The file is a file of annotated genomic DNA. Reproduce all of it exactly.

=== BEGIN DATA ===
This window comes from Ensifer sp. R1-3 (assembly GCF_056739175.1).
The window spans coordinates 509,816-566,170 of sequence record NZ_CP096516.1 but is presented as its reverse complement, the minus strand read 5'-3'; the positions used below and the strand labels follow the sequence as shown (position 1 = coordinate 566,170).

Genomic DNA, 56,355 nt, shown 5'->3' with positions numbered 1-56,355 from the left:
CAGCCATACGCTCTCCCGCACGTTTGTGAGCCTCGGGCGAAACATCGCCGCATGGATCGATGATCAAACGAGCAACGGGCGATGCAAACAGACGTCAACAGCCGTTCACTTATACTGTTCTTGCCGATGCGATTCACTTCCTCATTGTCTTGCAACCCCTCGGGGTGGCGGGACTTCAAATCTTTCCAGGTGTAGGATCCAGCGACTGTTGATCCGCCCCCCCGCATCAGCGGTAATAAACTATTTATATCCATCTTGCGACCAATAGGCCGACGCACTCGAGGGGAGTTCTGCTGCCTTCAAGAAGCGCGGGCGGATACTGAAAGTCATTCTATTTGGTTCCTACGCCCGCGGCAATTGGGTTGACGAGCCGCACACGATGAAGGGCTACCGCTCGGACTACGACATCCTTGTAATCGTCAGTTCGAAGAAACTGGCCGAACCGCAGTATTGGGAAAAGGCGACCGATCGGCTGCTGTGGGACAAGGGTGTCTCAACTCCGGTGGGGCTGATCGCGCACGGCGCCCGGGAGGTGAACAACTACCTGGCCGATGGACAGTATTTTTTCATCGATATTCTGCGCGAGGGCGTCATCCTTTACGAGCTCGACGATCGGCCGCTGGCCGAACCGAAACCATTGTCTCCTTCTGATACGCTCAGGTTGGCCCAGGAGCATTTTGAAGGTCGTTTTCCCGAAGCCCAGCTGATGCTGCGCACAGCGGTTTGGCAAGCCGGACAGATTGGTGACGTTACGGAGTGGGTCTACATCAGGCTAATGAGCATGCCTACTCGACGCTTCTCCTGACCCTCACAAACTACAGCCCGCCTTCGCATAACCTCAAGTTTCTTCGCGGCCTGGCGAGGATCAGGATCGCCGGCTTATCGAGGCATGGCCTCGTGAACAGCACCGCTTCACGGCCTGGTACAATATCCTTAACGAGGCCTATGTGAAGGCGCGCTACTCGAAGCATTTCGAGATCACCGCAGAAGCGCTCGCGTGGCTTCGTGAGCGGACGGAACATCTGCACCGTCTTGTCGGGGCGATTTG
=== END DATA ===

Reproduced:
This window comes from Ensifer sp. R1-3 (assembly GCF_056739175.1).
The window spans coordinates 509,816-566,170 of sequence record NZ_CP096516.1 but is presented as its reverse complement, the minus strand read 5'-3'; the positions used below and the strand labels follow the sequence as shown (position 1 = coordinate 566,170).

Genomic DNA, 56,355 nt, shown 5'->3' with positions numbered 1-56,355 from the left:
CAGCCATACGCTCTCCCGCACGTTTGTGAGCCTCGGGCGAAACATCGCCGCATGGATCGATGATCAAACGAGCAACGGGCGATGCAAACAGACGTCAACAGCCGTTCACTTATACTGTTCTTGCCGATGCGATTCACTTCCTCATTGTCTTGCAACCCCTCGGGGTGGCGGGACTTCAAATCTTTCCAGGTGTAGGATCCAGCGACTGTTGATCCGCCCCCCCGCATCAGCGGTAATAAACTATTTATATCCATCTTGCGACCAATAGGCCGACGCACTCGAGGGGAGTTCTGCTGCCTTCAAGAAGCGCGGGCGGATACTGAAAGTCATTCTATTTGGTTCCTACGCCCGCGGCAATTGGGTTGACGAGCCGCACACGATGAAGGGCTACCGCTCGGACTACGACATCCTTGTAATCGTCAGTTCGAAGAAACTGGCCGAACCGCAGTATTGGGAAAAGGCGACCGATCGGCTGCTGTGGGACAAGGGTGTCTCAACTCCGGTGGGGCTGATCGCGCACGGCGCCCGGGAGGTGAACAACTACCTGGCCGATGGACAGTATTTTTTCATCGATATTCTGCGCGAGGGCGTCATCCTTTACGAGCTCGACGATCGGCCGCTGGCCGAACCGAAACCATTGTCTCCTTCTGATACGCTCAGGTTGGCCCAGGAGCATTTTGAAGGTCGTTTTCCCGAAGCCCAGCTGATGCTGCGCACAGCGGTTTGGCAAGCCGGACAGATTGGTGACGTTACGGAGTGGGTCTACATCAGGCTAATGAGCATGCCTACTCGACGCTTCTCCTGACCCTCACAAACTACAGCCCGCCTTCGCATAACCTCAAGTTTCTTCGCGGCCTGGCGAGGATCAGGATCGCCGGCTTATCGAGGCATGGCCTCGTGAACAGCACCGCTTCACGGCCTGGTACAATATCCTTAACGAGGCCTATGTGAAGGCGCGCTACTCGAAGCATTTCGAGATCACCGCAGAAGCGCTCGCGTGGCTTCGTGAGCGGACGGAACATCTGCACCGTCTTGTCGGGGCGATTTG